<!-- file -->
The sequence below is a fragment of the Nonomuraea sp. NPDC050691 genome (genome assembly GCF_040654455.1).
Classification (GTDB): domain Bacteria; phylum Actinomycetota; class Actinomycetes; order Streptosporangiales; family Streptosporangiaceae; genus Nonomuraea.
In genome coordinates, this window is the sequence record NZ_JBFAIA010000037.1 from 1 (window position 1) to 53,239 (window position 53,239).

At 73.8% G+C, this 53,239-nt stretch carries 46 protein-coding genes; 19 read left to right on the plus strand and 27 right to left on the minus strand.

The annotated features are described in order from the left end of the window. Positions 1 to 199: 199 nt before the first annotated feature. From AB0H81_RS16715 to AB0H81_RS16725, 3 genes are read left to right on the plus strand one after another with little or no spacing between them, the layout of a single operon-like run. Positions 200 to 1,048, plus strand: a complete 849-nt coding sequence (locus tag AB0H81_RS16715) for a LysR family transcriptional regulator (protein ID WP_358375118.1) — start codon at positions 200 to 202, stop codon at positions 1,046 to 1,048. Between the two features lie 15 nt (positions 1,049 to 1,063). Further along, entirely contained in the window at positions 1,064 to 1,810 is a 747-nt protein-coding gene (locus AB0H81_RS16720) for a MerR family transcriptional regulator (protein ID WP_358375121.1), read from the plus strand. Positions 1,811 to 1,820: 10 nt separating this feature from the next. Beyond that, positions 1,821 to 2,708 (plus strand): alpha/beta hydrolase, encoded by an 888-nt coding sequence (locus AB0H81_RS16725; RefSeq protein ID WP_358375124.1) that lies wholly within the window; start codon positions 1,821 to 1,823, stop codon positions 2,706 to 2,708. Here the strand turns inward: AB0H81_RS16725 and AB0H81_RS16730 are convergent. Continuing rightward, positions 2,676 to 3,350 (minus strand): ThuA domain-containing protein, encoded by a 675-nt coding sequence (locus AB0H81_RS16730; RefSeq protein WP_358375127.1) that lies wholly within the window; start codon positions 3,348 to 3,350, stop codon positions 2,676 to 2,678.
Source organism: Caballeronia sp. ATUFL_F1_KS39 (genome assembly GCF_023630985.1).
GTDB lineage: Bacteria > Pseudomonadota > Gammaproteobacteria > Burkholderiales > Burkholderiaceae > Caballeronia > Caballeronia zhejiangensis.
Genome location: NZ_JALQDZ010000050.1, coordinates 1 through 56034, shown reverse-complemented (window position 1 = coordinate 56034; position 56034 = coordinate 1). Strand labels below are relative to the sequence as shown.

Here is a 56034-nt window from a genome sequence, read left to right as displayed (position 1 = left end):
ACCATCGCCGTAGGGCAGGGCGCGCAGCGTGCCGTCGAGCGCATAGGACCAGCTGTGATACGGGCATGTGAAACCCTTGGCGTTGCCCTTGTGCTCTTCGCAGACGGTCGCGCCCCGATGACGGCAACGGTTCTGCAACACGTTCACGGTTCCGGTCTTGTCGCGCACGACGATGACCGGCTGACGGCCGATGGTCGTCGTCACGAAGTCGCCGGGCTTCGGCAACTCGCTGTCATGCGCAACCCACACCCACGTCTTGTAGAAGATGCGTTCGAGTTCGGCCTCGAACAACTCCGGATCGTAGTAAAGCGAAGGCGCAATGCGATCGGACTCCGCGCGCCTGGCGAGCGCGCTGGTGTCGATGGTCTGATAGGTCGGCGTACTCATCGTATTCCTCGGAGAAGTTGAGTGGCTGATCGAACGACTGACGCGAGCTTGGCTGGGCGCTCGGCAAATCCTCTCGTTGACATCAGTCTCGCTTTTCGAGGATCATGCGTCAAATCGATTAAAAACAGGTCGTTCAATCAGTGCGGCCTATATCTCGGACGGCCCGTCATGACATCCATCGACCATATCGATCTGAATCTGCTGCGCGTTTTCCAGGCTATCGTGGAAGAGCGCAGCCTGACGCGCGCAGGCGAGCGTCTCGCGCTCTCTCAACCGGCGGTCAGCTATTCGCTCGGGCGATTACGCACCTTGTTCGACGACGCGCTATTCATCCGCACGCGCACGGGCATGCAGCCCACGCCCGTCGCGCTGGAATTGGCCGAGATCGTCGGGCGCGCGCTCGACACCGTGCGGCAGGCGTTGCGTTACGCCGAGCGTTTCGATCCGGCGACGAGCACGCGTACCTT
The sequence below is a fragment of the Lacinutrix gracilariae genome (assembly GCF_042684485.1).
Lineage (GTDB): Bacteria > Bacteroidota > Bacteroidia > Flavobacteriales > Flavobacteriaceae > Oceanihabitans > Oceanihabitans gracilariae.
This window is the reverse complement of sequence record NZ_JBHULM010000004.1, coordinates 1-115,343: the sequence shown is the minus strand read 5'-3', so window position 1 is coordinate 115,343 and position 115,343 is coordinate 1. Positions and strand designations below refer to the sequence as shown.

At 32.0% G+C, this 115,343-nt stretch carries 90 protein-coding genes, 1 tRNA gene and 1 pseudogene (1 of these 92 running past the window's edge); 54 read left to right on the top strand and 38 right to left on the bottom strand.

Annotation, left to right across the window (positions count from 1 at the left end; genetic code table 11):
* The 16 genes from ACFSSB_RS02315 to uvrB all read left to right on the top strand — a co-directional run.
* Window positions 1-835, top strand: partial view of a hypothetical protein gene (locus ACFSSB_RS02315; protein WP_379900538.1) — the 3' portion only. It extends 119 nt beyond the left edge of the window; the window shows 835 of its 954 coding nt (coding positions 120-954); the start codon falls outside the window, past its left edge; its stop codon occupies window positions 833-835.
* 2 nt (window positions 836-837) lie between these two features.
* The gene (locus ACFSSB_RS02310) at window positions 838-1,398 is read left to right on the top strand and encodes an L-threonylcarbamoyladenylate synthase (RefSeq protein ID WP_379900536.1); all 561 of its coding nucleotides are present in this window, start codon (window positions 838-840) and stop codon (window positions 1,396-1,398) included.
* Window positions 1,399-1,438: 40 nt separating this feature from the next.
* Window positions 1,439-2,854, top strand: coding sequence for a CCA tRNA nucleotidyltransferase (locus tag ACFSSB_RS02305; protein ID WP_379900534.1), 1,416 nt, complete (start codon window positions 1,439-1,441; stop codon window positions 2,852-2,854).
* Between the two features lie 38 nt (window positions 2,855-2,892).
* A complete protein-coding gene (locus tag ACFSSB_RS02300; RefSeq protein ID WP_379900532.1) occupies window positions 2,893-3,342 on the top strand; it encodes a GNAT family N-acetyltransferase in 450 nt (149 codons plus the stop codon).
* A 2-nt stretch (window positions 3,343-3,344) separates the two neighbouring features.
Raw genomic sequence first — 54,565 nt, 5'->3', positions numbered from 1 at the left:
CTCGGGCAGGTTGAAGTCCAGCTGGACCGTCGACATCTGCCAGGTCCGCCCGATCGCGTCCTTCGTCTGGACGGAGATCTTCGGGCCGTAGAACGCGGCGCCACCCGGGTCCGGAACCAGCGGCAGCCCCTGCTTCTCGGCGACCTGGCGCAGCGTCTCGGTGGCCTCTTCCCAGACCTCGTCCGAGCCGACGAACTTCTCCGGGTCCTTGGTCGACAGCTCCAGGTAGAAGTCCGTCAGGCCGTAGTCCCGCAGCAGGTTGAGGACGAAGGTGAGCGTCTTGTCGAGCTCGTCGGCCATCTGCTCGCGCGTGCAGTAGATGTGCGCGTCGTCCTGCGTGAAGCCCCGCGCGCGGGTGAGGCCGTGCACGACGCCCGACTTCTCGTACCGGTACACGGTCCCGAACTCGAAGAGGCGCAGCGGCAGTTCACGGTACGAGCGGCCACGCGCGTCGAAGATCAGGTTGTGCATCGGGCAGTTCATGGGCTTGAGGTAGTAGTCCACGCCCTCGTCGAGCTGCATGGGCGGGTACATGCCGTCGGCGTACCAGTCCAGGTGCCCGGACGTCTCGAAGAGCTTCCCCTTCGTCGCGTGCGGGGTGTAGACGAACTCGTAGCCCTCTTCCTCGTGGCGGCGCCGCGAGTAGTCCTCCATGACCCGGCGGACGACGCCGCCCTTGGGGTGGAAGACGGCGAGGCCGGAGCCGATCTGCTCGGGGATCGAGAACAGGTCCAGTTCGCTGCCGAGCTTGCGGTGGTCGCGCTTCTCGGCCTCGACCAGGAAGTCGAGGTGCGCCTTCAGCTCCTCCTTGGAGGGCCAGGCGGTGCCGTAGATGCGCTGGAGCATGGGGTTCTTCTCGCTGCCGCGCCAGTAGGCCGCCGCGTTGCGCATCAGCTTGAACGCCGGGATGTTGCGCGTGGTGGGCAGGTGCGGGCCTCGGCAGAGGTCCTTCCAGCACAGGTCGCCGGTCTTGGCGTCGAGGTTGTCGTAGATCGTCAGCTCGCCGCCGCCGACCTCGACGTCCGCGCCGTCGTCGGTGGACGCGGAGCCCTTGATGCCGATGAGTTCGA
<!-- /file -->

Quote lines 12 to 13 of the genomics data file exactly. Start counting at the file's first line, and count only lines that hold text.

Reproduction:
Lineage (GTDB): Bacteria > Bacteroidota > Bacteroidia > Flavobacteriales > Flavobacteriaceae > Oceanihabitans > Oceanihabitans gracilariae.
This window is the reverse complement of sequence record NZ_JBHULM010000004.1, coordinates 1-115,343: the sequence shown is the minus strand read 5'-3', so window position 1 is coordinate 115,343 and position 115,343 is coordinate 1. Positions and strand designations below refer to the sequence as shown.